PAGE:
These days we have pros who put in a few hours training down the gym, do some promos, and get a round of golf in the afternoon. They have big salaries, big sponsorships, and most importantly, they are part of a much larger organisation whether it be a Super 12 Franchise, or the AllBlacks.com juggernaut. They feel part of a corporate structure where there is hierarchical accountability. If the team fails week to week, there is pressure on them sure – but the ideas on how to sort it out are shared and mostly lie with “management” don’t they? In the old days, there was much less of this and we saw players taking real responsibility for thinking out problems off and on the pitch.
For evidence of this look no further than the fact that we see hardly any trace of real leadership out on the pitch these days. Why is it so hard to pick out an All Black captain from season to season? The answer is there are no candidates honing their leadership skills out of the paddock from week to week in the lower levels of the game. Instead there are too many walkie-talkies, too many coaches opting to run their teams like a bunch of robots from the sideline, and too much “corporatisation” taking responsibility away from the players which is the underpinning problem. To make matters worse, it’s a circular problem – there are no skippers worth a damn so coaches control everything; the coach controls everything so no skippers develop – ad inifinitum until someone deliberately breaks the cycle.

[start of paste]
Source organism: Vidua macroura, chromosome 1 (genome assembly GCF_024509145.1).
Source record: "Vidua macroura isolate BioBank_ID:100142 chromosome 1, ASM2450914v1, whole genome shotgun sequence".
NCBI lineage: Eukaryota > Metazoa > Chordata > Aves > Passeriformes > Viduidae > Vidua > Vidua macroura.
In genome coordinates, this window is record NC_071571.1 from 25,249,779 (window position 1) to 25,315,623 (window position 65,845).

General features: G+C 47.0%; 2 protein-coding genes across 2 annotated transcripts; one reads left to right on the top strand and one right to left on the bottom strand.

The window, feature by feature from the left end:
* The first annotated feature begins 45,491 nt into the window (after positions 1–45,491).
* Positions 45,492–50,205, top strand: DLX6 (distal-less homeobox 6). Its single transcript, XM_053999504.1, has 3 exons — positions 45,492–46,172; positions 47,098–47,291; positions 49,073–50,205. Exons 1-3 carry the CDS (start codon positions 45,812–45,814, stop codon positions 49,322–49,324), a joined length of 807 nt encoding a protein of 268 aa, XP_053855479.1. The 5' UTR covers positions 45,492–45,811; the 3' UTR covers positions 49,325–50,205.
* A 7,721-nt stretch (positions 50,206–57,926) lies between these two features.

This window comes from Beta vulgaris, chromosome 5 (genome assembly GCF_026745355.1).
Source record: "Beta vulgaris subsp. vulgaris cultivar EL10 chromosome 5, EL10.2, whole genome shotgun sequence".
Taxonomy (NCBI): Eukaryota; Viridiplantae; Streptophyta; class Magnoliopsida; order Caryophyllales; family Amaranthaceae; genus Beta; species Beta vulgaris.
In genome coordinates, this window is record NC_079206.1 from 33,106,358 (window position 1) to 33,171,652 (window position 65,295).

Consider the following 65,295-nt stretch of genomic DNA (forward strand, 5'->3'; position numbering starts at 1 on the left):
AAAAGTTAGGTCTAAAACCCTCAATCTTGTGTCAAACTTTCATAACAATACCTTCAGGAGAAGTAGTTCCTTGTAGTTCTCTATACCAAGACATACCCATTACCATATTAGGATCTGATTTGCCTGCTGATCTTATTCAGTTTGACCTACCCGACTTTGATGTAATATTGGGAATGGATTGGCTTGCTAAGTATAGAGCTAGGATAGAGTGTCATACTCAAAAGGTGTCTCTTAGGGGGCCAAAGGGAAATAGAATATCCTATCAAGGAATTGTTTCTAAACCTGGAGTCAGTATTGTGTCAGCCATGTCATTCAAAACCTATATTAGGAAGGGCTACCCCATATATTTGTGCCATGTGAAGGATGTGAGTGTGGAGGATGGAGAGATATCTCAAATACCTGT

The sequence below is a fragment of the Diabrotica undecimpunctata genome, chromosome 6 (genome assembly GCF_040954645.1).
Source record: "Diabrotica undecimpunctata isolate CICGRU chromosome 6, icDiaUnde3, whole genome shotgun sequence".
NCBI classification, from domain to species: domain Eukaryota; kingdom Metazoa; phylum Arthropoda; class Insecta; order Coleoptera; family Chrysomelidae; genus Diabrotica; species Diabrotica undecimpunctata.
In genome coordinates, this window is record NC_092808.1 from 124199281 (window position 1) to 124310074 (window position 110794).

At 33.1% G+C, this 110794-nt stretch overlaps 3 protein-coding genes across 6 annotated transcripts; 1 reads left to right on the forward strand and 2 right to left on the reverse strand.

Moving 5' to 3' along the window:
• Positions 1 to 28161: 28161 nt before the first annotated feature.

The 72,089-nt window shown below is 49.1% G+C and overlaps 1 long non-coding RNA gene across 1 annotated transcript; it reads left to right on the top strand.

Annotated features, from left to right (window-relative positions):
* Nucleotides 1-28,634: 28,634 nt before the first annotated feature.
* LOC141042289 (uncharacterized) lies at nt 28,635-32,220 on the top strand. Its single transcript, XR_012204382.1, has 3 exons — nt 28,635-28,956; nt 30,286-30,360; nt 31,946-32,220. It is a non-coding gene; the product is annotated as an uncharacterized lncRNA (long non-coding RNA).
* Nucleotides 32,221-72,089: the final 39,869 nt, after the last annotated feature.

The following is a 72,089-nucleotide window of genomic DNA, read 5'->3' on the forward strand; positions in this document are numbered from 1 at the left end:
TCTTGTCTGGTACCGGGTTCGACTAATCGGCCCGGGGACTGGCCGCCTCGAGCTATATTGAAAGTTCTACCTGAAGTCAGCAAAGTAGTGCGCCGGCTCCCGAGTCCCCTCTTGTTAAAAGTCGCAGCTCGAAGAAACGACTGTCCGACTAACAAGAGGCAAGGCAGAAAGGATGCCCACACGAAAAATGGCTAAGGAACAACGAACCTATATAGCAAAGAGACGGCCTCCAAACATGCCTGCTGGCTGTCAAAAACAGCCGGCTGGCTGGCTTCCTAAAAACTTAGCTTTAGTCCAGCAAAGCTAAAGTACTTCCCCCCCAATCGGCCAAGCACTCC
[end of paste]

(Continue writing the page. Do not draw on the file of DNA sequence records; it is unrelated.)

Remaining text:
The remedy for our problems lies in the lessons provided by the way we did things in the past, and the mindset which fits the New Zealander playing rugby like a supple leather boot.
First and foremost, we need to give the game on the pitch back to the players on the pitch. Coaches should stop trying to control everything that goes on, and stop taking full responsibility for it as well – in a genuine sense, not in the lip-service sense we sometimes see when players are interviewed after-match and come out with the “no excuses” cliches. We need to develop some real captaincy before we can expect to see the All Blacks being able to change their gameplan to suit opposition tactics, once more.
Secondly, there needs to be a follow-through at all levels on John Mitchell’s initial promise to respect and re-develop the basics of the game and in particular in the forwards. The aim is to rediscover that hard-nosed-but-canny attitude that we were reknowned for a decade ago.